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Ski Resort Life

Skiing Mt. Sentinel

When pow fell and the craving hit, this skier turned to a local peak.

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The day after the biggest dump in 65 years at Lolo Pass, I taught an avalanche class to local high school kids. I love teaching and I love evaluating the snowpack, but I also love skiing.

Brian spent all day with local middle school kids roasting marshmallows around a campfire and playing team building games while he watched skiers and snowboarders lap the fresh powder on Mount Sentinel.

Mount Sentinel rises almost 2,000 feet above the Missoula valley floor. It is a great hike during most of the year as it usually snow free. In fact, most of Missoula is snow free in the winter. Despite its grey rainy-ness, I love this city. And I’ve wanted to ski from its peak, the summit of Mt. Sentinel, since I started college in Missoula during the fall of 2005.

It’s been skiable only one other day. And I missed it.

I called Brian after work hoping he shared the same thoughts about needing to get out and ski. He had. We discussed skiing options back in the hills north of Missoula. I drove to pick Brian up and his girlfriend Emily sent us out with fresh lemon cupcakes. That’s when I realized I’d forgotten my boots.

We drove back to get them. By then, it was already dark. As we approached the turn to the North Hills trailhead, the idea of skiing Mt. Sentinel came up pretty quick. So I crossed the river, headed straight to the Mt. Sentinel trailhead. This was our chance.

I hadn’t stepped foot on the University of Montana, where the trailhead is located, in years. Memories of college and that trail up the mountain flooded my mind. I’d run up the trail every spring and sometimes I would walk up just the first switchback to look down upon the University and the city at night. I remembered watching a Rolling Stones concert and 4th of July fireworks from the mountainside.

But today the mountain was covered in powder. Two feet of snow had fallen in the last few days…this was a lot for the Missoula Valley. Thoughts of powder turns quickly replaced my old college memories.

We walked through the gates and up the stairs to put on our skis and set out along a well-established skin track. The track bypassed the tight switchbacks and I felt my excitement grow as I traveled up this mountain that I loved in a new way. I hardly realized when we had made it the first 600 feet to the white concrete M that sits on the side of the mountain as it blended in with the fresh snow.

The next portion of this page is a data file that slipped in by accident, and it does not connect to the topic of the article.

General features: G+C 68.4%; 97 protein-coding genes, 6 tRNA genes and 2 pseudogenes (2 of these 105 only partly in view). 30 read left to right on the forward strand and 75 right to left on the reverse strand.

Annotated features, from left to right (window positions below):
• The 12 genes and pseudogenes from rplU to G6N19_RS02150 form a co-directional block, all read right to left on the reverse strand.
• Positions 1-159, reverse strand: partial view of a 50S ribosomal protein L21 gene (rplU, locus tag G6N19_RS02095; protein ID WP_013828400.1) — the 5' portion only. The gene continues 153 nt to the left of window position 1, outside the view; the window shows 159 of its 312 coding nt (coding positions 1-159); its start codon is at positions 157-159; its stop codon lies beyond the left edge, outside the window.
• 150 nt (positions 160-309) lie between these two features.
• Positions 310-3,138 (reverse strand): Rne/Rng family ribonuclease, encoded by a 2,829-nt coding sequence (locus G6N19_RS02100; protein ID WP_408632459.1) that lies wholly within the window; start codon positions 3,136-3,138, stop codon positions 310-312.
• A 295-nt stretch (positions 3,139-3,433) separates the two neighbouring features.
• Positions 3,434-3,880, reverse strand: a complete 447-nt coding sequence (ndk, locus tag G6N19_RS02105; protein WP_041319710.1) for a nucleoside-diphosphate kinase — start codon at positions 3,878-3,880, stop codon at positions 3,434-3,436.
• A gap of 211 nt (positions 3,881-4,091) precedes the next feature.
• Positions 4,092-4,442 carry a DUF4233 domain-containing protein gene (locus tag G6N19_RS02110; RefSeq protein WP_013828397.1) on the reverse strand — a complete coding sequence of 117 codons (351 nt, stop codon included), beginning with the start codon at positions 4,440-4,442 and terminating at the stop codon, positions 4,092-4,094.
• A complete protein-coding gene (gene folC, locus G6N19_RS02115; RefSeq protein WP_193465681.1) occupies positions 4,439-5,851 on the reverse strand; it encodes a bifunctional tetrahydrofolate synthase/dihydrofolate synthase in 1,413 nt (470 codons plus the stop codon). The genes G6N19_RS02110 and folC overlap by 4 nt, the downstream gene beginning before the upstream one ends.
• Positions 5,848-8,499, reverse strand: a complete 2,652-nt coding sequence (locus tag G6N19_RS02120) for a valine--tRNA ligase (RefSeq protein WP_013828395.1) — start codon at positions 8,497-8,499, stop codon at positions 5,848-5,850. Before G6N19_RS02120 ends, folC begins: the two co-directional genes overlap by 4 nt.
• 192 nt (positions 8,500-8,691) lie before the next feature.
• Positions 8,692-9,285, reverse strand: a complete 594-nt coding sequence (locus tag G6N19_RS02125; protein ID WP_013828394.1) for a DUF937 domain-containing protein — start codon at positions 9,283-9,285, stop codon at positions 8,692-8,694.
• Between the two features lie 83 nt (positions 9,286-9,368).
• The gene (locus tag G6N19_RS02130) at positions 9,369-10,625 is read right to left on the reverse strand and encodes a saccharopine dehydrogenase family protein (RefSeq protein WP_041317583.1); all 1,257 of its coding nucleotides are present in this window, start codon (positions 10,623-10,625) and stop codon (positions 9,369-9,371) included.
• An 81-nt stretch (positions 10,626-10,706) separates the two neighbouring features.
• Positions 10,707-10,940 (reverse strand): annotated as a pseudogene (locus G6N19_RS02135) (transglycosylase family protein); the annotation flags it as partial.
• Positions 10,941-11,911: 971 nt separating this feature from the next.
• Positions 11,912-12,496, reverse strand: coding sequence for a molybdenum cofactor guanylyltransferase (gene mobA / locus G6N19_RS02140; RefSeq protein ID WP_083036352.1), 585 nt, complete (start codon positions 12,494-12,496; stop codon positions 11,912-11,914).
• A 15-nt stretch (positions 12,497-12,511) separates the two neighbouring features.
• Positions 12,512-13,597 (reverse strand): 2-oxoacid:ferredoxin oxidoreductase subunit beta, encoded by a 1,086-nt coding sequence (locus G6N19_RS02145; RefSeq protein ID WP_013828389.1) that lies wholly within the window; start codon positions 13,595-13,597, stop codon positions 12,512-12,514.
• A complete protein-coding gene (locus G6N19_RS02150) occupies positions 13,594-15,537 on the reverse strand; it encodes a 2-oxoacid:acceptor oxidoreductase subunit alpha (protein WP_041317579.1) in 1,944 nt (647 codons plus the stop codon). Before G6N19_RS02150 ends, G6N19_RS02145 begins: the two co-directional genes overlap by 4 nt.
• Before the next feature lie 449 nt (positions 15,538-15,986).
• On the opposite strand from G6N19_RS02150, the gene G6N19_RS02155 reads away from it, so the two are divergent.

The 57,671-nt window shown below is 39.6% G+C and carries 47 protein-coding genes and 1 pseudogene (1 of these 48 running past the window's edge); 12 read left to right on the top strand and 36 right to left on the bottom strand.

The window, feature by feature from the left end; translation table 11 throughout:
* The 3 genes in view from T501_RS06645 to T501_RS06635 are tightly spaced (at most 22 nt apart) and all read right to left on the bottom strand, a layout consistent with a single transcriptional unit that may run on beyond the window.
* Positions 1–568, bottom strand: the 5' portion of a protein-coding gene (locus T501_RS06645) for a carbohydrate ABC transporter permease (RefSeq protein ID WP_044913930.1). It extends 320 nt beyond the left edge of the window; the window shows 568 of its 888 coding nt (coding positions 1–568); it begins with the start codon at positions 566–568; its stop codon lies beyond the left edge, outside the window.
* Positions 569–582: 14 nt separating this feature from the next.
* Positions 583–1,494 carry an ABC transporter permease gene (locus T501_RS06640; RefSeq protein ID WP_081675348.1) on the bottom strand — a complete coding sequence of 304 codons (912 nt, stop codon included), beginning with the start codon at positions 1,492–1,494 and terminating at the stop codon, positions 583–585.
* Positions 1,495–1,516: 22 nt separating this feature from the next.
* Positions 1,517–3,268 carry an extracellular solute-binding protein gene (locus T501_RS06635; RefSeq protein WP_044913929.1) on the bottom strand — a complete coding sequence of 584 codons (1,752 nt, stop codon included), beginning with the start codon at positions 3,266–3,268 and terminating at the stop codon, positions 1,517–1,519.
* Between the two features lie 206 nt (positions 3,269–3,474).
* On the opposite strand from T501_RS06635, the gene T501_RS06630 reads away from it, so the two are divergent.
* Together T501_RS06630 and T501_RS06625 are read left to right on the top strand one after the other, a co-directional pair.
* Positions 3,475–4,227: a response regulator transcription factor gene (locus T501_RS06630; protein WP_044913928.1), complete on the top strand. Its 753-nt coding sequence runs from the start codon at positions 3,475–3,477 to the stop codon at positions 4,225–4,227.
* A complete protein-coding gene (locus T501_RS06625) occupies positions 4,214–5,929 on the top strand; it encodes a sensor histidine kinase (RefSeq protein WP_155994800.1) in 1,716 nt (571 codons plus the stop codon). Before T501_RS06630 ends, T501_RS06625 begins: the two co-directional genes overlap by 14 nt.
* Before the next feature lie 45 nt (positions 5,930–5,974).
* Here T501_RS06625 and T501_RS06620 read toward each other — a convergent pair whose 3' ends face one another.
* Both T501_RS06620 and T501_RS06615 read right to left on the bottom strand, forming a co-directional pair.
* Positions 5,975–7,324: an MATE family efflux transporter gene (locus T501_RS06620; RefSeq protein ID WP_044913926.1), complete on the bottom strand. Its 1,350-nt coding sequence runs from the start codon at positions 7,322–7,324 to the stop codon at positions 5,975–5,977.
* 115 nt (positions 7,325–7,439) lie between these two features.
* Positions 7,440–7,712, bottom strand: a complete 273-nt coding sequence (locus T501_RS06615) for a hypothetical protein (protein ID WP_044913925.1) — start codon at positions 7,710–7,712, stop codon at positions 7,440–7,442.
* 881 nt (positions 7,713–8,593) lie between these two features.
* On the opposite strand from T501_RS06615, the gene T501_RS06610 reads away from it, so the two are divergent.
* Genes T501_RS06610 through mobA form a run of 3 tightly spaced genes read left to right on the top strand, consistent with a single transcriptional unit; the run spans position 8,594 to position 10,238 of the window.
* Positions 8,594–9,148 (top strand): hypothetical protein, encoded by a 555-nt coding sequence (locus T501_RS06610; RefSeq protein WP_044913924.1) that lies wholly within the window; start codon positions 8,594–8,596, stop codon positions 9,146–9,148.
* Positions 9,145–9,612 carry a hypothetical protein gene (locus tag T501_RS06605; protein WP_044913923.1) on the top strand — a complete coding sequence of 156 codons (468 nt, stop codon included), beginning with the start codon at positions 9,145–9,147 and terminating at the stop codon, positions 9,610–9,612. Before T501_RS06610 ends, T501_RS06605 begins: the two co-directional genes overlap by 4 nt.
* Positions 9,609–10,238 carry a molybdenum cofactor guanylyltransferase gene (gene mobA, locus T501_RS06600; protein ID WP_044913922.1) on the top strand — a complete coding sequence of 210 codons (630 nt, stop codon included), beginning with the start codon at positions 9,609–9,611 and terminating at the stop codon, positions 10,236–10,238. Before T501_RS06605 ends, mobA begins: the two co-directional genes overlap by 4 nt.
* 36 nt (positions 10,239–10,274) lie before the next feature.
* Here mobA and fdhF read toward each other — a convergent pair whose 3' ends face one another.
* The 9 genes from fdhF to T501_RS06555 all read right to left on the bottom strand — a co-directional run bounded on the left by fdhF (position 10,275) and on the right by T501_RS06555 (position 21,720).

Not long after we started we passed a few other hikers and two skiers nearing the end of their decent. They wished us luck as we continued on our uphill journey. Since traveling on snow is one of the least impactful ways to travel, neither of us felt bad that we had left the normal trail and headed almost directly up the mountain. The lights from the city guided our way.

Giddy, we were surrounded by ski tracks from others who had taken advantage of the daylight, but we felt like we owned this night. The lights of the city glimmered below us and the stars started to pop out of the sky above us.

Brian beat me to the top and I heard him let out a few yelps. The sound returned from the south summit of the mountain. Was it an echo or was someone else was taking advantage of the night? He yelped again and this time the response was definitely from a human—a human skiing powder.

We admired the views, drank some hot toddy, and devoured a few cupcakes before we made the move downhill.

The top was a mixture of wind-buffed snow and crust and the low angle blocked some of the light from Missoula. I wasn’t psyched on skiing 2,000 feet of this unpredictable snow. But my love for Missoula still grew with each turn and I’ve never looked at this city the same way since.

The mountain soon got steeper and we hit “that section.”  To this day we still talk about “those turns” on “that section” of Mt. Sentinel. After “that section” Brian and I could hardly speak to each other. We stopped and he tried to describe what we had just skied and I stopped him, simply saying, “I know, I know.”

They were the best powder turns of our lives. Not the steepest or the deepest. But the perfect angle of the perfect amount of powder lit up by the city lights on the mountain of our dreams.

The last few hundred feet of the mountain lead to a bit more survival skiing and we scraped a few rocks. It didn’t matter though. I would have skied across a talus field at that point and still had the best ski of my life.

After we got into the parking lot, speechless, we just bounced around in our ski boots after a giant high five.

I never want to ski it again. I don’t want to taint that night. The lighting and the snow cannot be replicated. We all dream of remote powder turns in mountains around the world. We can’t wait for that dream ski vacation. My dreamiest powder turns were right out my back door and they might never have happened if I didn’t forget my ski boots that night.

Photos: Courtesy of Ben Adkison.